In Gallup's final 2004 pre-election poll, Bush received 7% of the black vote -- while still miniscule it was an apparent improvement on his 3% support in 2000. However, given the small samples of blacks in those polls, it is not certain that Bush increased his vote share among blacks. The national exit poll, which has larger samples of blacks, suggested a slight increase in Bush's share of the black vote in 2004.

Both the Republicans and Democrats have made great efforts to appeal to Hispanics, who now represent the largest minority group in the United States. On the whole, Hispanics are more likely to identify as Republicans than are blacks, but more Hispanics align themselves with the Democratic Party (32%) than the Republican Party (18%). Notably, nearly half of Hispanics, 47%, do not affiliate with either party.

If anything, the data on party identification among whites shows the extent to which the Democratic Party has to rely on the minority vote to build winning electoral coalitions. Less than 30% of non-Hispanic whites have identified as Democrats in the Minority Relations polls, while Republican support has been around 36% (save for a perhaps aberrant reading of 47% in the June 2004 poll). Whites, like Hispanics, are also more likely to identify as independents than Democrats, although not quite to the degree that Hispanics do.

Party Support Varies by Age

A look inside the recent poll data among blacks reveals little difference in party identification due to gender or education level. However, younger blacks are much less likely than older blacks to support the Democratic Party.

Among blacks aged 50 and older, 73% identify as Democrats, 16% as independents, and only 6% as Republicans. But just over half of blacks aged 18 to 49 identify as Democrats (55%), with higher proportions identifying as independents (26%) and Republicans (11%). In prior years' polls, younger blacks were also less likely to identify as Democrats and more likely to identify as independents, but not necessarily more likely to identify as Republicans.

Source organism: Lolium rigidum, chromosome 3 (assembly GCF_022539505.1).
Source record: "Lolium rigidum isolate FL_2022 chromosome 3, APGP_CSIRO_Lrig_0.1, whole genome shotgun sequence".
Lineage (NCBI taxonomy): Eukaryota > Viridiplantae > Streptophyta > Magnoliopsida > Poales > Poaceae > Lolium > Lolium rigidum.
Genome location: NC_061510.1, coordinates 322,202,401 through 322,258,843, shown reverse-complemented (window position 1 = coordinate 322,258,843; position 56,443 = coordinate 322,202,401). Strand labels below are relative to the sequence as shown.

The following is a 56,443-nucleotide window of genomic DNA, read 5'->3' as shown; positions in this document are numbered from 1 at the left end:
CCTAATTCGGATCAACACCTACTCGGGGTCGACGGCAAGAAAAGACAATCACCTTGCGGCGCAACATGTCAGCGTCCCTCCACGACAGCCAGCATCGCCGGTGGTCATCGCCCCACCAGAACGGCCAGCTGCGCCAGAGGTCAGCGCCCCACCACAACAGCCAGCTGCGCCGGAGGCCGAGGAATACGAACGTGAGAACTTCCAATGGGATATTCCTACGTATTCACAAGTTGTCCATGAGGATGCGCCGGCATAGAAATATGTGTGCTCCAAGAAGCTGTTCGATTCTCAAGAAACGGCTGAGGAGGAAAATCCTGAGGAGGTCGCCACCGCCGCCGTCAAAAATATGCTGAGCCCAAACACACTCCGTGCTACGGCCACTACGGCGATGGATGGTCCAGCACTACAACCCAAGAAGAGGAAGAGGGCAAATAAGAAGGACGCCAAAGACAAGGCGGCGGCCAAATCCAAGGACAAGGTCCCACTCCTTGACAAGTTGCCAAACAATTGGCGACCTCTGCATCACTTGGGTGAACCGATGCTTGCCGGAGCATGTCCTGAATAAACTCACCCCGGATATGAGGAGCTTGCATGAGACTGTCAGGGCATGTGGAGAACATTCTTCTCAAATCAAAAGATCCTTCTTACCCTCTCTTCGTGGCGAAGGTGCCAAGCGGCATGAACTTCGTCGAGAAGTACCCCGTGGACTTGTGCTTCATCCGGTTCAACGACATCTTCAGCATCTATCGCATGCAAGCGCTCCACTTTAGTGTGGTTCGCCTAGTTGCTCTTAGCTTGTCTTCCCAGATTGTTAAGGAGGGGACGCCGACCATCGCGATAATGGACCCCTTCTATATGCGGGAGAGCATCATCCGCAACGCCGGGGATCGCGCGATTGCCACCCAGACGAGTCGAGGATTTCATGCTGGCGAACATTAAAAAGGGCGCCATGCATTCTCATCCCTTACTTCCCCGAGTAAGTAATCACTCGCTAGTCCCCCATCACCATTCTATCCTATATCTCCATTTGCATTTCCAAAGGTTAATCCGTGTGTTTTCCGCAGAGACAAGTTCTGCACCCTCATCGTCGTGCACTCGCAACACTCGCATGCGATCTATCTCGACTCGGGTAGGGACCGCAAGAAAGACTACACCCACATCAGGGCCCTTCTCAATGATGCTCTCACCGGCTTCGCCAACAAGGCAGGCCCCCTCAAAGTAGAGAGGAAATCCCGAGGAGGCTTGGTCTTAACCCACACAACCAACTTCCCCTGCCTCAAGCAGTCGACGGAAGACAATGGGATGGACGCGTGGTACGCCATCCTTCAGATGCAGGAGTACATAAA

The difference in party support by age could be due to the politics of the civil rights struggles in the 1960s, something likely to be remembered well by older blacks. The Democratic Party strongly supported civil rights legislation but the Republican Party did not. In fact, during his speech to NAACP members, Mehlman apologized for the party's attitude toward blacks in the past.

The data also show that older Hispanics are more likely than younger Hispanics to identify with the Democratic Party, while younger Hispanics are quite likely to be independent. In the latest Minority Relations poll, 49% of Hispanics aged 50 and older identify as Democrats, while 21% are Republicans, and 25% independent. In contrast, a plurality of Hispanics aged 18 to 49 are independent (52%), while 28% are Democrat and 18% Republican.

Generally speaking, younger Americans of all backgrounds are more likely to be independent than are older people, but as people age they generally align themselves with one or the other party. The data suggest young Hispanics are especially likely to be up-for-grabs when it comes to party loyalty, and the parties will surely struggle to gain a foothold on Hispanic political loyalties. While black loyalties are firmly in line with the Democrats, a significant proportion of younger blacks have yet to come into the Democratic fold.

Survey Methods

These results are based on telephone interviews with a randomly selected national sample of 2,264 national adults, including oversamples of blacks and Hispanics, aged 18 and older, conducted June 6-25, 2005. For results based on the total sample, one can say with 95% confidence that the maximum margin of sampling error is ±5 percentage points.